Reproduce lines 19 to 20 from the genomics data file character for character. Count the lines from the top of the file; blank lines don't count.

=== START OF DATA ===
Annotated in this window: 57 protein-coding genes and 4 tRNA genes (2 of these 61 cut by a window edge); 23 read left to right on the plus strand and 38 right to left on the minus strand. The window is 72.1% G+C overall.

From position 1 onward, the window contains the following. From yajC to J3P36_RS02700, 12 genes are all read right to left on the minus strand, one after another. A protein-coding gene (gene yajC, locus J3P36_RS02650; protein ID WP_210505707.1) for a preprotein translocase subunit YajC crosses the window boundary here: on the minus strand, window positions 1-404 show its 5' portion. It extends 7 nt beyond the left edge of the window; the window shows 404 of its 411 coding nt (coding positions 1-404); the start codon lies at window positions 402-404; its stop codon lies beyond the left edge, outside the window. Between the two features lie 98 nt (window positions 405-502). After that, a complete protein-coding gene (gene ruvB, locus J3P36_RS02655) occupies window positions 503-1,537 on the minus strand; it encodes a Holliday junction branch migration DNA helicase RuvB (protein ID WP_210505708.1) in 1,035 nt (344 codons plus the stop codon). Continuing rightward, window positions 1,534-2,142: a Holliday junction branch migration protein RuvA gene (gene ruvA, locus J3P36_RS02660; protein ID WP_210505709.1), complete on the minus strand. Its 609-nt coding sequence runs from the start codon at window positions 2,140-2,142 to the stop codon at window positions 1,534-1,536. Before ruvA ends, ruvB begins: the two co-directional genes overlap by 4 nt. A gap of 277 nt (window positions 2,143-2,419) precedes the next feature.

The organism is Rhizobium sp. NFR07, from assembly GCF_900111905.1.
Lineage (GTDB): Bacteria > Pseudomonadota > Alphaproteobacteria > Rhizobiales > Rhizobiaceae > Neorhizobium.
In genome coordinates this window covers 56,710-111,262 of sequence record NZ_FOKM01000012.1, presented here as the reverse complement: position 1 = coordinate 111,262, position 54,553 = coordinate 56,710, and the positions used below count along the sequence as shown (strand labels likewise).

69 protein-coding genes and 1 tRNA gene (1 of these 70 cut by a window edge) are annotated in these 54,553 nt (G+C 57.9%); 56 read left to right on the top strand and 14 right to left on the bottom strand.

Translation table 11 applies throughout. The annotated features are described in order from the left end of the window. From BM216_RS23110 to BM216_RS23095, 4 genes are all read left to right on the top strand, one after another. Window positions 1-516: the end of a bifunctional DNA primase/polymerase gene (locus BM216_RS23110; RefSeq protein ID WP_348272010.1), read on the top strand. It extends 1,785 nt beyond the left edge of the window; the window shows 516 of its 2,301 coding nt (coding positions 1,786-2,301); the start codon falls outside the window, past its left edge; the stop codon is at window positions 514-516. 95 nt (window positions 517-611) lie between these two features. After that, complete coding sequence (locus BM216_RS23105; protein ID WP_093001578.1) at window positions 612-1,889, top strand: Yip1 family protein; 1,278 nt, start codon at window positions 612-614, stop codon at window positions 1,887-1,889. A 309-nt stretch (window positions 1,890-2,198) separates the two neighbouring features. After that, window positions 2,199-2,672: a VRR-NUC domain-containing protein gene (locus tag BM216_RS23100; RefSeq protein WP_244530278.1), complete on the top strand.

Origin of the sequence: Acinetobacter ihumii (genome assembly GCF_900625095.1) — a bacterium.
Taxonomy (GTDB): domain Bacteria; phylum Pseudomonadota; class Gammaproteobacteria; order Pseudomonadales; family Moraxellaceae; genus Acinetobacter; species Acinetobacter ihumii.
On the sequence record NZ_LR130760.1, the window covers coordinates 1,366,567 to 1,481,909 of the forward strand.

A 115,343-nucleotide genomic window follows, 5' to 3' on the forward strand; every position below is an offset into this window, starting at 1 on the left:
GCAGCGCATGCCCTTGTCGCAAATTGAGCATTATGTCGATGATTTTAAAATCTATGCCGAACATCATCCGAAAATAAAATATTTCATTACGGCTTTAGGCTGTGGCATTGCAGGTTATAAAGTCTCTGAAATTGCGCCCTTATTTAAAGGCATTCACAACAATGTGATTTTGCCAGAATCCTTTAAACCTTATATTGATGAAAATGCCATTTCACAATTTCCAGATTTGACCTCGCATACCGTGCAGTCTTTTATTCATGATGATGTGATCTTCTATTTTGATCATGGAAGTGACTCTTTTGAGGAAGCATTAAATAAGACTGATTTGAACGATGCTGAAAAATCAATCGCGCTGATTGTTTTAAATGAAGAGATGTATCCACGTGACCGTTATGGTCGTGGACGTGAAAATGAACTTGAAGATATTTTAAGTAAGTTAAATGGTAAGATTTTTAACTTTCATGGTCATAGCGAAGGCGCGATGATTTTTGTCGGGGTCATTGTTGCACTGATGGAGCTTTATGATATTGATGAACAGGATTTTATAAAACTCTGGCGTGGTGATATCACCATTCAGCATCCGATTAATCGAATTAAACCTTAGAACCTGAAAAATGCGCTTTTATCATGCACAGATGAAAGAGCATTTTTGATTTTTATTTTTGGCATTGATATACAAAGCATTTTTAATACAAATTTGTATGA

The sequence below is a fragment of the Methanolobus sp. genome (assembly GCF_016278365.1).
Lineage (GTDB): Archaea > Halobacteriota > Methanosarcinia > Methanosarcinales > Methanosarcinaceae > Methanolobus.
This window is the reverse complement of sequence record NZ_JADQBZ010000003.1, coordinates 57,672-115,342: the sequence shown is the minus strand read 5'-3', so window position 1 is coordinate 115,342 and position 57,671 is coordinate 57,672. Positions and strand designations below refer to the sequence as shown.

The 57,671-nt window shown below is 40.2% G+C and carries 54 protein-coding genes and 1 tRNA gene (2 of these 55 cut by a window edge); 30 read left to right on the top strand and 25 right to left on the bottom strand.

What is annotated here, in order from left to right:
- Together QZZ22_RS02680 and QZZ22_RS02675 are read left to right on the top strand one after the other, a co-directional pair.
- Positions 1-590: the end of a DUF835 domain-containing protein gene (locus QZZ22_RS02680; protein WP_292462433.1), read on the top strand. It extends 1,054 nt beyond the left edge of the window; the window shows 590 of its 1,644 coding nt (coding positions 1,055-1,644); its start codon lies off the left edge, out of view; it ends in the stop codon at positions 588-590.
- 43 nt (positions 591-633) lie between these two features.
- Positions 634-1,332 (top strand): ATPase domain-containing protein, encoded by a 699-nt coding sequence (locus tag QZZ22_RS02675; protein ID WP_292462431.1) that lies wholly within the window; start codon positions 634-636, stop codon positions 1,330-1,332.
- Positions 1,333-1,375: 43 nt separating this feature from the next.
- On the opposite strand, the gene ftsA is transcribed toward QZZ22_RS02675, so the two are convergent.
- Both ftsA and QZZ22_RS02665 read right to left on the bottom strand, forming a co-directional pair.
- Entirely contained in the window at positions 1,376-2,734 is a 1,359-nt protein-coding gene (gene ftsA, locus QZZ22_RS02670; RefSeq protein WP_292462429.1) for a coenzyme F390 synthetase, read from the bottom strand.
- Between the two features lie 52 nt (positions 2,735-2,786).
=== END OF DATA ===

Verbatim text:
- Positions 1-590: the end of a DUF835 domain-containing protein gene (locus QZZ22_RS02680; protein WP_292462433.1), read on the top strand. It extends 1,054 nt beyond the left edge of the window; the window shows 590 of its 1,644 coding nt (coding positions 1,055-1,644); its start codon lies off the left edge, out of view; it ends in the stop codon at positions 588-590.
- 43 nt (positions 591-633) lie between these two features.